May 10 1974 Sid Daniels present St. Williams,
Norfolk County
Not applicable TEA74_00230 TEA Summary 1972 to 1974 Not applicable
May 6 1973 Sid Daniels present St. Williams,
Norfolk County
Not applicable TEA73_00125 TEA Summary 1972 to 1974 Not applicable
May 30 1971 Sid Daniels, O.J. Lewchyshyn, Darryl Stewart present St. Williams,
Norfolk County
Not applicable TEA71_00405 TEA Summary 1971 Not applicable
May 28 1971 Sid Daniels, O.J. Lewchyshyn, Darryl Stewart 1 St. Williams,
Norfolk County
specimen TEA17_21410 Biota of Canada/ROM Database;  TEA Summary 2017; ROM BOC7080
May 9 1971 Sid Daniels, O.J. Lewchyshyn, Darryl Stewart present St. Williams,
Norfolk County
Not applicable TEA71_00403 TEA Summary 1971 Not applicable
May 9 1970 Sid Daniels present St. Williams, Norfolk County unknown TEA70_00568 TEA Summary 1970 Not applicable
May 26 1969 Sid Daniels present St. Williams, Norfolk County Not applicable TEA69_00120 TEA Summary 1969 Not applicable
May 19 1969 Brian Ottaway present St. Williams, Norfolk County Not applicable TEA69_00118 TEA Summary 1969 Not applicable
May 19 1969 Sid Daniels present St. Williams, Norfolk County Not applicable TEA69_00119 TEA Summary 1969 Not applicable
Jun 4 1967 D.M. Wood 1 St. Williams, Norfolk County specimen BIO_16471 Biota of Canada; CNC CBIF_073744
May 26 1966 K. O'Neill 4 St. Williams, Norfolk County Not applicable TEA13_11200 Layberry Excel 2013TEA Summary 2013; Paul D. Syme, now in CNC Not applicable

COSEWIC history

The Committee on the Status of Endangered Wildlife in Canada (COSEWIC) was created in 1977 as a result of a recommendation at the Federal-Provincial Wildlife Conference held in 1976. It arose from the need for a single, official, scientifically sound, national listing of wildlife species at risk. In 1978, COSEWIC designated its first species and produced its first list of Canadian species at risk. Species designated at meetings of the full committee are added to the list. On June 5, 2003, the Species at Risk Act (SARA) was proclaimed. SARA establishes COSEWIC as an advisory body ensuring that species will continue to be assessed under a rigorous and independent scientific process.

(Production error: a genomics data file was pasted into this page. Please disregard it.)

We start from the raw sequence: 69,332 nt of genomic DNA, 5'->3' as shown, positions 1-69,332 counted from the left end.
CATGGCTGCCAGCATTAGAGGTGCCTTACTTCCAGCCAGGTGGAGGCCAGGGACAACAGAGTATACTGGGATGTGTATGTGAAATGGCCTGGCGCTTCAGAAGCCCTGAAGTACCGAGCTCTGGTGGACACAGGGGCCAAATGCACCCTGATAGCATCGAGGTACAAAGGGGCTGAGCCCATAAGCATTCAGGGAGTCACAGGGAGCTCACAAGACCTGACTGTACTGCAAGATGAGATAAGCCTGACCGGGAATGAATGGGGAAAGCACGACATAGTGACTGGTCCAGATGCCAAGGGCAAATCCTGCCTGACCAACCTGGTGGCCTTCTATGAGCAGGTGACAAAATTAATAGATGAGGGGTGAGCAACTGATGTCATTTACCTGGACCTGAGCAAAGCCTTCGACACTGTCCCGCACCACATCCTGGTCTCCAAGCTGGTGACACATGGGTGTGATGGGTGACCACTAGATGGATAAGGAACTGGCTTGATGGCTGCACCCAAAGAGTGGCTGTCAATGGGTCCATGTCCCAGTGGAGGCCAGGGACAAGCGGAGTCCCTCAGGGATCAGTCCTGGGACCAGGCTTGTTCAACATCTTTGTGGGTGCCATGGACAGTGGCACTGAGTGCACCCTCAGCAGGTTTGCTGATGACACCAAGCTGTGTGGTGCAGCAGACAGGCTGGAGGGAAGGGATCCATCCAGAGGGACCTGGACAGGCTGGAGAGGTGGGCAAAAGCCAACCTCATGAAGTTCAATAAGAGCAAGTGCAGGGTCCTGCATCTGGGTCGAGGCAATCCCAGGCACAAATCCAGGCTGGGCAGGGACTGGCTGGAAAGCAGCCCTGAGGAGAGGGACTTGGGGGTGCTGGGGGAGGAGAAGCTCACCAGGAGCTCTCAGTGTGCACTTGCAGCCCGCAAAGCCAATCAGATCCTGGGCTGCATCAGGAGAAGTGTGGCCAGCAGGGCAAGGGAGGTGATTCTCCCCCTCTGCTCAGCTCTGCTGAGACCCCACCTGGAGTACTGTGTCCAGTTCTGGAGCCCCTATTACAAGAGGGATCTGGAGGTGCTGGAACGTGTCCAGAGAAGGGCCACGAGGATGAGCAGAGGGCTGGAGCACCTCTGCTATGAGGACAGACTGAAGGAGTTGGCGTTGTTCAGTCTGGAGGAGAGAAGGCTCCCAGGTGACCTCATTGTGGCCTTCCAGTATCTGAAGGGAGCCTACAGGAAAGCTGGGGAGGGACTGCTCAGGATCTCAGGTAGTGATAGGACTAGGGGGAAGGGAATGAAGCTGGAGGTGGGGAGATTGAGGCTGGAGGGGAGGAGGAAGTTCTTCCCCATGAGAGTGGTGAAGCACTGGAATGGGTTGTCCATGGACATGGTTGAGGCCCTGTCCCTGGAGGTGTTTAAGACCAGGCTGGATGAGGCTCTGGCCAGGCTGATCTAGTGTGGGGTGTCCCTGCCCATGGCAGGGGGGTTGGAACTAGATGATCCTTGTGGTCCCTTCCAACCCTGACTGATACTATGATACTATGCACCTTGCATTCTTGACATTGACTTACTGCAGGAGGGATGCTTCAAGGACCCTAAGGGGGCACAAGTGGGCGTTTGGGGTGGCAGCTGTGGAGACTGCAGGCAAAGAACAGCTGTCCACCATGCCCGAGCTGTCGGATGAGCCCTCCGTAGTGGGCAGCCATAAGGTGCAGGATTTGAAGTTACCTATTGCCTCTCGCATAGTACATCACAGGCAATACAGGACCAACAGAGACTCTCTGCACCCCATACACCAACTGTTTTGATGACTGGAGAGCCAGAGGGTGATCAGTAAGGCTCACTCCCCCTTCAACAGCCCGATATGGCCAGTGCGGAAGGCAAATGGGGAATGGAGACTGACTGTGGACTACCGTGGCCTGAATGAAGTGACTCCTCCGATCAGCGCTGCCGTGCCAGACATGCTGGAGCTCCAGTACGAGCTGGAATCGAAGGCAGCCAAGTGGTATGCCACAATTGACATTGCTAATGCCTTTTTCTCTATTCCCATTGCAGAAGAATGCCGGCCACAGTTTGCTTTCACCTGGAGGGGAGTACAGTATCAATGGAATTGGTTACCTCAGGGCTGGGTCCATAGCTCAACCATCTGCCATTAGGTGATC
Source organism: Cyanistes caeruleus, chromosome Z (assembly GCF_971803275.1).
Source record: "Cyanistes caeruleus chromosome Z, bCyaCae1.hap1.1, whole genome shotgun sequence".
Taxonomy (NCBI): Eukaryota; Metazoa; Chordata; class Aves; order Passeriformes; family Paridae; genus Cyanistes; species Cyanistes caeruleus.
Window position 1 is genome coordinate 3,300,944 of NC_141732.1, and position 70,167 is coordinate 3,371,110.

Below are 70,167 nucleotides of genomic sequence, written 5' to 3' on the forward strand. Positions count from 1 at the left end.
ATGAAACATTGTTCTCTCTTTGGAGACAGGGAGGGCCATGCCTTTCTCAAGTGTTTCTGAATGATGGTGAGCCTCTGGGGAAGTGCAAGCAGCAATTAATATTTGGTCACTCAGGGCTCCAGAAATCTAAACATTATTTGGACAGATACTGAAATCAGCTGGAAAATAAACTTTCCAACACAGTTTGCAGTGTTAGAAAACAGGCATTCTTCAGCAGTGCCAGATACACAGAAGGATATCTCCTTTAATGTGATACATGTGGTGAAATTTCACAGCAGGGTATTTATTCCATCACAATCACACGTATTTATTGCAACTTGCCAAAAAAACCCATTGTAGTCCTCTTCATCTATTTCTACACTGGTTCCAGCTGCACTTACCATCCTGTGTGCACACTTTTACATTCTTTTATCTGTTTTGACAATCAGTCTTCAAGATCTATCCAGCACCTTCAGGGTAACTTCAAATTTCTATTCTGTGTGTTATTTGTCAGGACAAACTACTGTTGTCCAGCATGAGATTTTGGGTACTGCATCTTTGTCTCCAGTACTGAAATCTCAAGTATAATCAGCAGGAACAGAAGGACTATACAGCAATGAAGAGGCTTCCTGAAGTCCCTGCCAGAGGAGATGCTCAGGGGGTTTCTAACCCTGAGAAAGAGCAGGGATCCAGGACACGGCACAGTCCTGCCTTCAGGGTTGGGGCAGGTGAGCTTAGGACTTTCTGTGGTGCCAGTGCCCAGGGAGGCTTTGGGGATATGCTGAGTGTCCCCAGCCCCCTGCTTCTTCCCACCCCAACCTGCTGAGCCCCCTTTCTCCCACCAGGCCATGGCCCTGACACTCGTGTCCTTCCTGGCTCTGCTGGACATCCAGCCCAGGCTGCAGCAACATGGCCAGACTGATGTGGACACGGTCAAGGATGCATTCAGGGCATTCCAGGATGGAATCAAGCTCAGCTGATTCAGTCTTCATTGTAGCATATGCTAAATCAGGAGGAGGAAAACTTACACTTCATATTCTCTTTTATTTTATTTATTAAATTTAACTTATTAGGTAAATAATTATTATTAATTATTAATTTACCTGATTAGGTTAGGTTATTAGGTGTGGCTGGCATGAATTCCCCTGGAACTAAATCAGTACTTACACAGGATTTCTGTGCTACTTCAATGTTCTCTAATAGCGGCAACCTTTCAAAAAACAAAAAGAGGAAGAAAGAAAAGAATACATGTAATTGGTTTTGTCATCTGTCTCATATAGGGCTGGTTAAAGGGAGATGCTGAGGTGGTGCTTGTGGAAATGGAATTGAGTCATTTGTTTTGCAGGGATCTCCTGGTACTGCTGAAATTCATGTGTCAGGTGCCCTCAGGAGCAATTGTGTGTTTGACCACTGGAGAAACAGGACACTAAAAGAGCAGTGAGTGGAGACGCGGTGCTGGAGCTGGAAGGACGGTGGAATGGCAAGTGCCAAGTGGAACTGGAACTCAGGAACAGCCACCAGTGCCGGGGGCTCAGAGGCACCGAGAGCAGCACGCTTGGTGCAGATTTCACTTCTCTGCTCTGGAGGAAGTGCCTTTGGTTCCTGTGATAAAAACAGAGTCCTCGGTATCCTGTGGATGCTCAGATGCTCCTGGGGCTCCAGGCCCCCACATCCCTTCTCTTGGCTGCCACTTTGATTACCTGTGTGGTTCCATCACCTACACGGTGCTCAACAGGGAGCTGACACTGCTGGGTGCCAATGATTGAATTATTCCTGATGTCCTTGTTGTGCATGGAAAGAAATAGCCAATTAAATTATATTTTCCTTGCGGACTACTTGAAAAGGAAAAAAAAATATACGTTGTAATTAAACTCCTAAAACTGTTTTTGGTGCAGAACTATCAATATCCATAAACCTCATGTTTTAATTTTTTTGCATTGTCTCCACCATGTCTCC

COSEWIC mandate

The Committee on the Status of Endangered Wildlife in Canada (COSEWIC) assesses the national status of wild species, subspecies, varieties, or other designatable units that are considered to be at risk in Canada. Designations are made on native species for the following taxonomic groups: mammals, birds, reptiles, amphibians, fishes, arthropods, molluscs, vascular plants, mosses, and lichens.

COSEWIC membership

COSEWIC comprises members from each provincial and territorial government wildlife agency, four federal entities (Canadian Wildlife Service, Parks Canada Agency, Department of Fisheries and Oceans, and the Federal Biodiversity Information Partnership, chaired by the Canadian Museum of Nature), three non-government science members and the co-chairs of the species specialist subcommittees and the Aboriginal Traditional Knowledge subcommittee. The Committee meets to consider status reports on candidate species.

Definitions (2019)

Wildlife species
A species, subspecies, variety, or geographically or genetically distinct population of animal, plant or other organism, other than a bacterium or virus, that is wild by nature and is either native to Canada or has extended its range into Canada without human intervention and has been present in Canada for at least 50 years.
Extinct (X)
A wildlife species that no longer exists.
Extirpated (XT)
A wildlife species no longer existing in the wild in Canada, but occurring elsewhere.
Endangered (E)
A wildlife species facing imminent extirpation or extinction.
Threatened (T)
A wildlife species likely to become endangered if limiting factors are not reversed.
Special concern (SC)
(Note: Formerly described as “Vulnerable” from 1990 to 1999, or “Rare” prior to 1990.)
A wildlife species that may become a threatened or an endangered species because of a combination of biological characteristics and identified threats.
Not at risk (NAR)
(Note: Formerly described as “Not In Any Category”, or “No Designation Required.”)
A wildlife species that has been evaluated and found to be not at risk of extinction given the current circumstances.
Data deficient (DD)
(Note: Formerly described as “Indeterminate” from 1994 to 1999 or “ISIBD” [insufficient scientific information on which to base a designation] prior to 1994. Definition of the [DD] category revised in 2006.)
A category that applies when the available information is insufficient (a) to resolve a species’ eligibility for assessment or (b) to permit an assessment of the species’ risk of extinction.

The Canadian Wildlife Service, Environment and Climate Change Canada, provides full administrative and financial support to the COSEWIC Secretariat.